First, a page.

A Commentary on Exodus by Duane A. Garrett
Many thanks to the kind folks at Kregel for this review copy!
I received this book for free in exchange for an unbiased review.
Virtually any commentary on the books of the Pentateuch that has been produced in my lifetime (and well before) invariably address the so-called “documentary hypothesis” and Garrett here is no exception. Perhaps not surprisingly, Garrett eschews the usefulness of the theory, claiming (among other things) that even scholars who espouse some form of the hypothesis as a window into understanding the sources and composition of the Pentateuch “themselves continue to use the terms P and J while no longer holding to anything that may be meaningfully called a consensus” (17). However, an elusive consensus does not itself preclude the validity or veracity of a particular theory. Nevertheless, I resonate somewhat with Garrett in that I’ve long had my reservations about this theory and though Garrett only briefly broaches the subject, he notes some common objections and boldly declares that the discussion of the theory should not remain in the 19th century—“that path is dead” (19). More sardonically, Garrett states “[c]ontinually flogging the dead horse of the documentary hypothesis is pointless” (20). On the matter of authorship, Garrett notes the book’s anonymity, though suggests that Moses certainly could have had a hand in editing it (20). Also, the book is a unity despite not knowing the process by which it came to be (20).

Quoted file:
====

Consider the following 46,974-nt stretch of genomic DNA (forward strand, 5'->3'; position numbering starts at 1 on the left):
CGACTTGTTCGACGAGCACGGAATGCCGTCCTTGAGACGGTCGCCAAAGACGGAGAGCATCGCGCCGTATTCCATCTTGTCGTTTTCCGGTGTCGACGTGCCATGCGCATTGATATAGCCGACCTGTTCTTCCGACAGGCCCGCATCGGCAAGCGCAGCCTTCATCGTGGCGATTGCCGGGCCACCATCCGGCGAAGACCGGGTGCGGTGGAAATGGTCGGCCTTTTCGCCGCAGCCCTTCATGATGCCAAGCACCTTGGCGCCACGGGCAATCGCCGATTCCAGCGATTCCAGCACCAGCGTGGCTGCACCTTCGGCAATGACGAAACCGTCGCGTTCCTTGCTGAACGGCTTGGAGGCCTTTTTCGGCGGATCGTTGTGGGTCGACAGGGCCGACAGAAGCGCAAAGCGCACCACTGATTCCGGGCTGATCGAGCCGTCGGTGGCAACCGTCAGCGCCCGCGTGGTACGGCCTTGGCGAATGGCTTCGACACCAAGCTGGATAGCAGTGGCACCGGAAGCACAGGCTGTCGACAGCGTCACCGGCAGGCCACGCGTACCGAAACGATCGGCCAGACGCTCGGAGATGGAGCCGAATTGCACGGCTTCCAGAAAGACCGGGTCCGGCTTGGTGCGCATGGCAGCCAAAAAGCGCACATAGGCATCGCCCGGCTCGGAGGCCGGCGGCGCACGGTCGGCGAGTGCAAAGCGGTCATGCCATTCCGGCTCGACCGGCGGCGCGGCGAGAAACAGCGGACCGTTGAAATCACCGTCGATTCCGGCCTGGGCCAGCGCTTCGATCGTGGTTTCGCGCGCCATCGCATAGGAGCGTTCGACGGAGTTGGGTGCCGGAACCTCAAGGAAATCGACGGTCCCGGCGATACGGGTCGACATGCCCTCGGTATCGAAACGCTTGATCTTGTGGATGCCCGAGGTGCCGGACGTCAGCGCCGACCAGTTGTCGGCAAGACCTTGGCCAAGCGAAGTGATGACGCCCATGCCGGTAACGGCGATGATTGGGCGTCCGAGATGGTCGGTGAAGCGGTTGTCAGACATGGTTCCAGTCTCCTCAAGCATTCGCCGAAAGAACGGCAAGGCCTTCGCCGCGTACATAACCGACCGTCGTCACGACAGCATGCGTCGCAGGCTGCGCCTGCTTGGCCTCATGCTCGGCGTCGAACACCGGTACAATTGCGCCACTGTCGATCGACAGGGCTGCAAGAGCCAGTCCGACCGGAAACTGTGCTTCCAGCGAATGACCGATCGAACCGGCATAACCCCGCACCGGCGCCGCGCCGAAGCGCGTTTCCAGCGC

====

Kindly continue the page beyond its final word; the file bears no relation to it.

The bulk of the introductory material is focused on the cultural and historical background of Egypt. Here Garrett shines by dispensing a wealth of information (pp. 24–135!) on the various cultural components that figure into rightly understanding the story of the exodus against its Egyptian backdrop. Matters concerning geography, chronology and history, and language all receive a few pages of attention, with the lion’s share of this section devoted to questions concerning the date and historicity of the exodus from Egypt (56–92). Garrett suggests that Exodus is in some ways more foundational for OT theology than is Genesis—“For the people of Israel, their founding event was not the call of Abraham; it was the exodus” (137). This would explain in part Garrett’s lengthy discussion of the exodus event.
As for the commentary proper, Garrett shows a deft hand both exegetically and theologically when dealing with the text. He does this all the while keeping a keen eye on the Egyptian background. Garrett’s strength is obviously his knowledge of the Hebrew text and the culture it reflects, but his ability to accessibly convey that information clearly and concisely enhances this particular volume’s usefulness.
Perhaps the one drawback that some will find with this commentary is that Garrett, at points, can come off a little sharp when discussing the exodus event. As noted previously, Garrett sees the exodus as a defining event in the life and history of Israel and goes to great lengths to argue for its historicity. For those who believe it to be a fictional addition to the story of Israel will no doubt be at odds here, though Garrett’s arguments can’t be summarily dismissed. One might even say there is an apologetic bent to his discussion, the merit of which each interpreter will have to decide.
In sum, Garrett’s contribution to the study and interpretation of Exodus is a fine one and should serve well those looking to better understand the book and interpret its text.
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